Excerpted from Joseph De Paula

My presentation on Zen and Taoist influences on Gestalt Therapy will entail both experiential and didactic components that will be interwoven into the program with interactive practical exercises. In my early Gestalt education and training in Gestalt Therapy at the Gestalt Therapy Institute of Philadelphia from 2003 to 2006, I began to understand that both Mindfulness Meditation (MM) and Gestalt Therapy (GT) have been influenced by the Buddhist view of “awareness”. A few years before I began my Gestalt training, I started basic training in Mindfulness Meditation at the Thomas Jefferson Hospital Center for Integrative Medicine in Philadelphia. Since that time my training and practice has included Mindfulness-Based Stress Reduction (MBSR), Self-Compassion and other aspects of Mindfulness based methods such as Mindful Focusing. These will be discussed as they relate to my topic.

As a result of these experiences, personal study and training activities and regular practice, particularly in Mindfulness-based Stress Reduction (MBSR), and related body awareness practices, I started to incorporate breathing exercises in my Gestalt group work to help clients get centered in their bodies. It seemed to me that using aspects of mindfulness in my Gestalt Personal Development Group practice with clients such as focused, aware breathing was a way of helping clients to enhance awareness of their bodies and themselves as part of the Gestalt “awareness continuum” which I will explain in detail. (2004)

Later, I began to appreciate how Zen Buddhism influenced Mindfulness Meditation, which I call “Body-Centered” Mindfulness Meditation, upon which MBSR was based. Specifically Jon Kabot-Zinn was influenced by Zen teachings, particularly the approach of Thich Nhat Hanh in developing MBSR. Thich Nhat Hanh called his Buddhist philosophy “Engaged Buddhism,” (1996) which was inspirited by the “Humanistic Buddhism” reform movement that started in China. I will cover Thich Nhat Hanh’s approach to Buddhism and his influence in the Western World in my presentation, as it relates to the central theme of my presentation. Body centered Buddhist Mindfulness Meditation was influential in Jon-Kabot-Zinn’s developing his approach to Stress Reduction in the human organism formed the basis of my training in Mindfulness. In the Introduction to his book, Full Catastrophe Living: Using the Wisdom of Your Body and Mind to Face Stress, Pain and Illness, he states, “MBSR is based on rigorous and systematic training in mindfulness, a form of meditation originally developed in the Buddhist traditions of Asia.” (1990/2013)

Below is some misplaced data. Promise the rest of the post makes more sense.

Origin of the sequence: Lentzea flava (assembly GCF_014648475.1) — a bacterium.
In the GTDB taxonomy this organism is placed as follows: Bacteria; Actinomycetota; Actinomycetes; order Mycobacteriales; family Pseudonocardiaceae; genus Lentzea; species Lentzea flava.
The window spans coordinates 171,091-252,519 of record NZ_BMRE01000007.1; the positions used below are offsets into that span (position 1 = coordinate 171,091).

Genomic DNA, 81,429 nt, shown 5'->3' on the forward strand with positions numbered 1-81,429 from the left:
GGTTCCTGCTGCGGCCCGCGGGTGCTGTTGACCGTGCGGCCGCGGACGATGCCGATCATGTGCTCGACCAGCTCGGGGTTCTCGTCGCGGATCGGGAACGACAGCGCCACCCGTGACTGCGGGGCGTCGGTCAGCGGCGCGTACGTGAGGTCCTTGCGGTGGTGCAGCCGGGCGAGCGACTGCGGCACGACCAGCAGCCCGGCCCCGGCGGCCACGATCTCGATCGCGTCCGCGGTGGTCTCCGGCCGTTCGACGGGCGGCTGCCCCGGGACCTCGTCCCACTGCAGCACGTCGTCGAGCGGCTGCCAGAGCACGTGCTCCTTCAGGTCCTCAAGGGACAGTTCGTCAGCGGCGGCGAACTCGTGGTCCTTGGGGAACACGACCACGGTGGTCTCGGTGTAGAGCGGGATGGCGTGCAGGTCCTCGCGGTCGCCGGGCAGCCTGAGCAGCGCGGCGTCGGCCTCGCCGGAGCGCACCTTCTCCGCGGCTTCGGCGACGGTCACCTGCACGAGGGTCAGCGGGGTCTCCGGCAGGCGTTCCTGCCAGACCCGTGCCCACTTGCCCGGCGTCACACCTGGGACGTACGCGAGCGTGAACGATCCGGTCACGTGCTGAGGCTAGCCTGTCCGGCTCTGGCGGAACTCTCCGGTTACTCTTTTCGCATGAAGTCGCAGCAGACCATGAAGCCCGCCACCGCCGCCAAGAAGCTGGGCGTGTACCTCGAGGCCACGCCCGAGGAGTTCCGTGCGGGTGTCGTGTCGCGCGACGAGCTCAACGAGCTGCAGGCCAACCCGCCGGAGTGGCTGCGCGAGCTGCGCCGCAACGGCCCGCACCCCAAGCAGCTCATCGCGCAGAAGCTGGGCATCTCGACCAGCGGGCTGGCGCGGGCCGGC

First, I will address an important question: what is Mindfulness Meditation (MM) and can it be applied to Psychotherapy? This question will be answered in detail in my presentation. I will show what Body-centered MM is and how it is being applied to psychotherapy and Addictions Treatment & Recovery Programs. What does it mean when a person is being mindful? According to Terry Fralich, a Clinical Counselor, Mindfulness Meditation Practitioner and Educator, in his book Cultivating Lasting Happiness (2007) he says that when a person is being “mindful,” it means the person is having “moment to moment awareness.” He goes on to say MM is an approach to meditation practice, whereby a person develops the ability to pay attention in a particular way, to become intentionally aware in the present moment and “witness” his or her body sensations, feelings, thoughts, behaviors and actions in the present non-judgmentally, with acceptance and non-reactivity, (2007).

Furthermore, Paul Goodman, one of the co-authors of the foundational book, Gestalt Therapy, (referred to here as PHG) was primarily responsible for integrating Taoist Naturalistic Philosophy into Gestalt Therapy. (PHG, 1952/1996) (Fritz later integrated more Eastern sources and meditation methods into GT, which also will be addressed.) In Taoism “the Tao” means the “Way.” This refers to a following the proper path of living that is confluent with the fundamental energy force of the universe that permeates all things. I will address the Taoist influence in Gestalt Therapy as well in my presentation. Taoism influenced the development of Zen Buddhism, which I will also discuss. It was Chán – Buddhism that was the most ‘Daoist” of the Chinese Buddhist sects; and Chán Buddhist sect became known as Zen Buddhism in Japan. Chan/Zen Buddhism placed emphasis on practice, in “the here and now” — “every moment Zen” included issues of the world not just private contemplation for yourself. It also emphasized a heuristic spiritual discipline involving finding meaning inside oneself in relation to the Tao rather than from dogma or revelation.as is the case with many organized religions. In the modern period the Chan/Zen Buddhist here and now emphasis influenced the Humanistic Buddhist movement in China and Taiwan, which was rooted in Mahayana Buddhism. Zen Buddhism is based on the fundamental principle of the Tao force in nature that gives rise to the interconnectedness of self and others, about which a person becomes aware of, as that person moves toward enlightened Zen state. This social interconnected “relationality” undergirds the separateness distinctions between human beings and focuses on the core “oneness” of humanity; so having compassion for others and caring for others is central in Zen and also became incorporated into GT.